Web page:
NCSI-UK Commentary Second Quarter 2011
National Customer Satisfaction Index Results for Carmakers, Full Service Restaurants, and Limited Service Restaurants
Customer Satisfaction Dips as Carmakers Stall and Restaurants Tumble
June 7, 2011
After a flat first quarter, the National Customer Satisfaction Index (NCSI-UK) falls for the first time in two years. The index dips 0.2% to 74.5 on the 0-100 scale. Customer satisfaction with full-service restaurants drops, while customer satisfaction with limited-service restaurants rises slightly and owner satisfaction with car manufacturers is unchanged.
The UK economy had modest growth of 1.3% in 2010 after contracting by nearly 5% in 2009. Similarly, the NCSI rebounded from a 1% drop in 2009 with a 2.5% improvement in 2010. Now, with the NCSI stalling in the first quarter and slipping in the second quarter of 2011, it is not surprising that economic growth is slowing as well. After a 0.5% increase in GDP for the first quarter, growth was barely positive for the second quarter, with GDP rising at a mere 0.2% pace.
The fifteen industries included in the NCSI represent nearly half of total UK consumer spending. All industries reported in the second quarter of 2011 perform better than the national average, with Limited Service Restaurants slightly above average at an NCSI score of 75, while Full Service Restaurants and car manufacturers still score well above average at 78 and 79, respectively.
Amid a downturn in sales, customer satisfaction with carmakers stalls a year after reaching an all-time high. The industry is unchanged with an NCSI score of 79. The market has seen 12 straight months of declining sales and contracted by 4.4%. The economy continues to put a damper on spending, especially on big-ticket purchases like cars. Still, for those with the means to spend, customer satisfaction with carmakers is tied with that of department stores; only the e-commerce industry has higher customer satisfaction.
Among individual carmakers, Volkswagen’s luxury brand Audi leads, debuting this year in the NCSI with a score of 83. Audi beats both BMW and the VW brand itself, even though BMW is up 4% and Volkswagen 3%, tying at a score of 81. Despite the weakening industry sales, both BMW and VW sales increased. According to customers, the quality of BMW cars and services is improving, but Audi cars are a better value. With the addition of Audi in the NCSI, Toyota relinquishes the top spot, even though it has a gain of 3% to 82. Toyota appears to have rebounded from its difficulties with recalls in the UK as well as in America, according to NCSI’s counterpart in the United States - the American Customer Satisfaction Index (ACSI).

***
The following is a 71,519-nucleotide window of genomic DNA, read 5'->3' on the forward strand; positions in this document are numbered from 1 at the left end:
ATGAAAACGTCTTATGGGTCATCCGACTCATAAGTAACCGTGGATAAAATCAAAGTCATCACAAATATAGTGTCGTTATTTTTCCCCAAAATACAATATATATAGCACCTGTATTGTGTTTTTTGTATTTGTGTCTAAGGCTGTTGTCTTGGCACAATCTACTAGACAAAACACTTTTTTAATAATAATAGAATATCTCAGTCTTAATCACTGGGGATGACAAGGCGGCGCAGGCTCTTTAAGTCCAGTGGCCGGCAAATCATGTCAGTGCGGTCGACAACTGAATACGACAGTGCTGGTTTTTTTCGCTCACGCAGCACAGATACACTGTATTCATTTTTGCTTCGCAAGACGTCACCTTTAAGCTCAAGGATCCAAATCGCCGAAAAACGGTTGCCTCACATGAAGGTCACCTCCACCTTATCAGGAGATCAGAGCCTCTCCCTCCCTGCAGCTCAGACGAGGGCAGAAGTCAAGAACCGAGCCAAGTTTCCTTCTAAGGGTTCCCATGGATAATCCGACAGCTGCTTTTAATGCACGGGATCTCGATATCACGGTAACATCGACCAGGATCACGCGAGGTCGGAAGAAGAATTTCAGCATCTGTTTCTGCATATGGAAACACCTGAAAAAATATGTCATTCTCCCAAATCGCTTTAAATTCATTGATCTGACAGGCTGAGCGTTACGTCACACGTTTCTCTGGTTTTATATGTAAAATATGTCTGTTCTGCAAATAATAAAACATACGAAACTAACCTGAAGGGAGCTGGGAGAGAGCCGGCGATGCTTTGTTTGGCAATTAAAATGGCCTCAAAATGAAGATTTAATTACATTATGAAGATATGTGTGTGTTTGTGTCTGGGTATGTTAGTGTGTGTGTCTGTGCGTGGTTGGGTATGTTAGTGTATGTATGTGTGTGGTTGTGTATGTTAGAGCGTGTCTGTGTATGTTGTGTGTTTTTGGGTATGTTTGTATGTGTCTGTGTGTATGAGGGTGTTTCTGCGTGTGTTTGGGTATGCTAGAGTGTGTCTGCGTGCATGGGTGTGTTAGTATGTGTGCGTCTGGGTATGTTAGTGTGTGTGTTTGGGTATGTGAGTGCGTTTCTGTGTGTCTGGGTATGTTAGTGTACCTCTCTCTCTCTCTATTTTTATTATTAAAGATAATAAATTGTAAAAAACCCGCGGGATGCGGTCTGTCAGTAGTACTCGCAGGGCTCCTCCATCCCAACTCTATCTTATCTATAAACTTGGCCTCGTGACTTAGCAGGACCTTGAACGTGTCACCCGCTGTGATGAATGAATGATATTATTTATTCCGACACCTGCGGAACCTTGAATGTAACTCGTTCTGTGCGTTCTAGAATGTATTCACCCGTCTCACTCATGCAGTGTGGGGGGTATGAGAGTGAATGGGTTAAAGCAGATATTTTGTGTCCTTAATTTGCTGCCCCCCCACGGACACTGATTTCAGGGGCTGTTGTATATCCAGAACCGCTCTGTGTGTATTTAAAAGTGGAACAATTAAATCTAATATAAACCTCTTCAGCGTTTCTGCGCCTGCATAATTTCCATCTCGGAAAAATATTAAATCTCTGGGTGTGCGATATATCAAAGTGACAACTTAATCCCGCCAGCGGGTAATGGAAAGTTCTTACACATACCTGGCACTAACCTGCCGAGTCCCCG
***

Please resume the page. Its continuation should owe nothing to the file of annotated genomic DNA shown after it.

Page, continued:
Vauxhall improves by 2% to tie with Peugeot at an NCSI score of 77. Market share leader Ford is unchanged at 76. Renault returns to last place with a score of 74. After a record increase in customer satisfaction last year, Renault’s efforts to improve quality and focus on customer satisfaction appear to have been difficult to sustain. The automaker publically acknowledged that quality was hampered by electrical issues with some models, and the brand has implemented a goodwill program to address concerns.
Customer satisfaction results for restaurants are mixed—Limited Service Restaurants make a small gain for second straight year, up 1% to an NCSI score of 75, while Full Service Restaurants plummet 6% to 78. Fast food chains continue to have a competitive advantage in a weak economy. Not so for full-service restaurants. The largest chains show some improvements, but the majority of the full-service restaurant industry (which includes smaller restaurants, local establishments and food-serving pubs) declines. Many have been forced to trim staff, and purchasing budgets have been reduced, resulting in decreasing quality of service and food for customers. By contrast, customer satisfaction with the aggregate of smaller fast food restaurants, including ‘takeaways’, improves by 3%.
Despite the drop in customer satisfaction, smaller restaurants still have higher customer satisfaction than the major chains do. The average of all smaller restaurants, including local establishments, still tops the full-service industry with an NCSI score of 79. At 78, smaller limited-service restaurants also beat the larger fast food chains.
Greggs maintains its lead among the largest limited-service chains, improving 1% to 76. Starbucks follows, gaining 3% to 74. Starbucks has strengthened its breakfast menu and reduced prices at the same time. A year ago Starbucks tied with Whitbread subsidiary Costa Coffee, but Costa dips slightly this year to 71. Yum! Brands (Including Pizza Hut and KFC) improve 3% to 71. Burgers round out the category well below the rest, with McDonald’s up 3% to 68 and Burger King slipping 1% to 66.
Nando’s makes the greatest improvement among all restaurants, rising to the top of the industry with a 6% gain to an NCSI score of 76. For Nando’s patrons, superior quality more than compensates for a somewhat higher price. Gondola Holdings (including ASK, Zizzi, and PizzaExpress) loses the top spot among the full-service chains, falling 3% to 73. Tragus Holdings (including Café Rouge, Strada and Bella Italia) improves to 73. Close behind are the Whitbread Group (Beefeater and Brewers Fayre), and the Restaurant Group (Frankie & Benny’s and Chiquito), both at 72.